“Distraction” gets a bad rap–but it can be a very useful stress reduction and emotional regulation skill.
A dictionary definition of “distraction” is “a thing that prevents someone from giving full attention to something else.” (From Oxford Language dictionary).
But what if that “something else” is a worrying or angry thought? Wouldn’t it be a positive skill to be able to distract from that?
Distraction from frustration or worrying thoughts can be a successful strategy to help us calm, center and manage our emotions and behavior. As long as the distraction techniques don’t get in the way of actually dealing with difficult situations, they can be beneficial to learn.
A recent study suggests that distraction as a skill is learned primarily by social observation.
This means that your children pick up this skill by watching what you and any siblings might do! Verbalizing your decision-making process is a great way to emphasize and teach.
The study used a typically frustrating situation that could trigger toddler meltdowns–waiting for something they really wanted.
The adults demonstrated how they used distraction during a waiting period, through their actions and words. It went something like this:
Something the adult wanted was put under a blanket. The adult repeatedly looked under the blanket with the toddler and mentioned how much they wanted the object. But the “rule” was that the adult had to wait until a light turned green before picking up the object. The adult then engaged in a distraction technique, (played with a toy, reading a story, etc.) while saying aloud that they really didn’t like waiting but that it was OK, and they could do the other activity while waiting.
The study found that distraction based on a child’s temperament is most effective at helping toddlers reduce anger and also increase compliance.
Toddlers who observed an adult demonstrating distraction, when given a similar task, chose a distraction strategy that matched their temperament. They were able to generalize to what worked for them. Active toddlers would be more likely to choose an active distraction technique rather than reading or doing a puzzle.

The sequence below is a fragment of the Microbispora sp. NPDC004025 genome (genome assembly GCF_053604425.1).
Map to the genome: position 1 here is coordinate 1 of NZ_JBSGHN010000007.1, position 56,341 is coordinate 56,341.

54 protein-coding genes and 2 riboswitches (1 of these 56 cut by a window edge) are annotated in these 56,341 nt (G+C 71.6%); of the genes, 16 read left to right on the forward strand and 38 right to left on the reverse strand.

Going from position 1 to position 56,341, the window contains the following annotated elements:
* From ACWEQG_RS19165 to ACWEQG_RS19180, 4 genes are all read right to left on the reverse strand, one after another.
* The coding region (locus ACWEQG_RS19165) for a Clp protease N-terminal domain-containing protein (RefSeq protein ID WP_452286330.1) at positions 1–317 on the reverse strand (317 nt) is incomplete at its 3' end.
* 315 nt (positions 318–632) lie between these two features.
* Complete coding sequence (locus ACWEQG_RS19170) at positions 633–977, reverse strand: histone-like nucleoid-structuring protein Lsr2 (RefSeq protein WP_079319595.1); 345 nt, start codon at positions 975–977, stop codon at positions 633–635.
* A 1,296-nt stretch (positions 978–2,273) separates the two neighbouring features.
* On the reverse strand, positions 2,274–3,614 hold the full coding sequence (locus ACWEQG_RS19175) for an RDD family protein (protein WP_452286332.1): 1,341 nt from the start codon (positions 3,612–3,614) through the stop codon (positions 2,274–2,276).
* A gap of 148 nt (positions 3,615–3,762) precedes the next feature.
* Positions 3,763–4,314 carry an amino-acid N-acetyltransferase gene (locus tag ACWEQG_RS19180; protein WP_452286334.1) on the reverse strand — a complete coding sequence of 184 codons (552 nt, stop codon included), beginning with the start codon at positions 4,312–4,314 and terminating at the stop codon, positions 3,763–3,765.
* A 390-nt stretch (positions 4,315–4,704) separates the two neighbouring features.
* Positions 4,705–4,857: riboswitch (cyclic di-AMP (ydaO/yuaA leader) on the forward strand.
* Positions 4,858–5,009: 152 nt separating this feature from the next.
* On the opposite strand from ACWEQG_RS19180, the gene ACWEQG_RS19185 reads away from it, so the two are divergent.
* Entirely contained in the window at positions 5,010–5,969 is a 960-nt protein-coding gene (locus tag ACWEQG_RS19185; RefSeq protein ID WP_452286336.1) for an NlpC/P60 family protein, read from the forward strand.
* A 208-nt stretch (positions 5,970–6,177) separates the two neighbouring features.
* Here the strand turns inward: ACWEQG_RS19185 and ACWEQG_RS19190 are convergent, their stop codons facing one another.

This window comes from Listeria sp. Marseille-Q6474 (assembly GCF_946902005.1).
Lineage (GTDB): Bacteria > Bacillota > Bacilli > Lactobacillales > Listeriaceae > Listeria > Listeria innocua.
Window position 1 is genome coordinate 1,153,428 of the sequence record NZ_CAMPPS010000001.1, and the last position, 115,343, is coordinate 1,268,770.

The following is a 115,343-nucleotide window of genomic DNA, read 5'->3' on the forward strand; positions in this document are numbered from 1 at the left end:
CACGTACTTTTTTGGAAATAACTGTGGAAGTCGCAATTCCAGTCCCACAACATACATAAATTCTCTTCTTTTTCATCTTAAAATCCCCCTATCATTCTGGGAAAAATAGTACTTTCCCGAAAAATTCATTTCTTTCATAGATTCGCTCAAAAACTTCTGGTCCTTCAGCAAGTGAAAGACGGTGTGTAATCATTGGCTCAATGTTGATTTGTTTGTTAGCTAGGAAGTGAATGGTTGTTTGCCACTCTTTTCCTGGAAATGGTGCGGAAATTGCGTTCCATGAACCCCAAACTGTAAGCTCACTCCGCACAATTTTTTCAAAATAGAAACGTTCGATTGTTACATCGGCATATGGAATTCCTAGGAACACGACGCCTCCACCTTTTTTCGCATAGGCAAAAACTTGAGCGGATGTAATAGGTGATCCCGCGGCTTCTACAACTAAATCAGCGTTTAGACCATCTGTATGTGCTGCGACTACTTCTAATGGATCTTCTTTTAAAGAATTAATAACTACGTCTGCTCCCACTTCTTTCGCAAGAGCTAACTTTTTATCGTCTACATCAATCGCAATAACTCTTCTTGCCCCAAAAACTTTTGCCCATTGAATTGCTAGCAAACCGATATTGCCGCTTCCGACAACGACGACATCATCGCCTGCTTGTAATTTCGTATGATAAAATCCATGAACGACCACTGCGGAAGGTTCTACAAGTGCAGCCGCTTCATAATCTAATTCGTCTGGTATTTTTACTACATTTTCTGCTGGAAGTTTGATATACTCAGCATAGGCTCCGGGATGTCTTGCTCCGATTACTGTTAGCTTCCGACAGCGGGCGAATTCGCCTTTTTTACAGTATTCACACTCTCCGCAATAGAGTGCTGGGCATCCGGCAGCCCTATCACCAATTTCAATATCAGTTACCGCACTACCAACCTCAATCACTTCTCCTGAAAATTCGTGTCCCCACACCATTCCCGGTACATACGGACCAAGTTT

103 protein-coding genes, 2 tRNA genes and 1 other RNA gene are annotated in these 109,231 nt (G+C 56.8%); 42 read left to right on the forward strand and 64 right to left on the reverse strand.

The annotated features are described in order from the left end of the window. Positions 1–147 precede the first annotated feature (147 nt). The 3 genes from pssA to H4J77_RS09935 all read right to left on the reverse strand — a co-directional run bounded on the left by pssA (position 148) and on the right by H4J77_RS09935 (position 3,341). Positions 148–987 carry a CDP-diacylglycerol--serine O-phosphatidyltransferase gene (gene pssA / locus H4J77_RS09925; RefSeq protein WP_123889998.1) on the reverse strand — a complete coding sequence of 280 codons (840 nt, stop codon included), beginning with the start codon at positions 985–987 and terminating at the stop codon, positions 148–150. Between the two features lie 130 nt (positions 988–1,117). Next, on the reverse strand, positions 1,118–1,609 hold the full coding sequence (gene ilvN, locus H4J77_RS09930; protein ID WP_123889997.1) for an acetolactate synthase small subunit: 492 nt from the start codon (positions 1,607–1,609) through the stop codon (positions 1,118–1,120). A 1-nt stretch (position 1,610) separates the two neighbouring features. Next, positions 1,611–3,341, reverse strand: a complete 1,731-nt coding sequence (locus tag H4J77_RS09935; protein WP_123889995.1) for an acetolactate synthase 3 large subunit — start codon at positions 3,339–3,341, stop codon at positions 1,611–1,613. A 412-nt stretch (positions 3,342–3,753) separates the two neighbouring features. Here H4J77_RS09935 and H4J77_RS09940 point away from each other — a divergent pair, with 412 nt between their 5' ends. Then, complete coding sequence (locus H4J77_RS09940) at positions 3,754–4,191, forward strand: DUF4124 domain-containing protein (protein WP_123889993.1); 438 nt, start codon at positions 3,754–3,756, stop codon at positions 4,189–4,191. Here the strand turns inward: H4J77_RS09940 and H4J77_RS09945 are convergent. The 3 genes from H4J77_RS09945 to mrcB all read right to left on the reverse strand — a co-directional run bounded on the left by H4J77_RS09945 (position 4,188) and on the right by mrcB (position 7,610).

How could you model this at home?
For example, “I’m really worried about my meeting tomorrow. Would anyone like to take a walk around the block with me to help me take my mind off my worries?”
Or, “I am SO frustrated waiting for the repairman to arrive! I will jump on the trampoline–I don’t mind waiting when I do this!”
So, if you have an active toddler, sitting and reading a quiet story may not be the best strategy to help them calm down when frustrated.
According to the study, they might respond better to a more active distraction technique (like jumping on the trampoline, running a race, riding their bike). A child with a quieter temperament would respond better to a distraction technique that fits them–like reading a story cuddling, or coloring.
Having both types of distraction activities available for your child to choose from seems to be the best method since it allows them to match to their own temperament.
Study: Schoppmann, J., Schneider,S., & Seehagen, S. (2022). Can you teach me not to be angry? Relations between temperament and the emotion regulation strategy distraction in 2-year-olds. Child Development, 93, 165–179. https://doi.org/10.1111/cdev.13682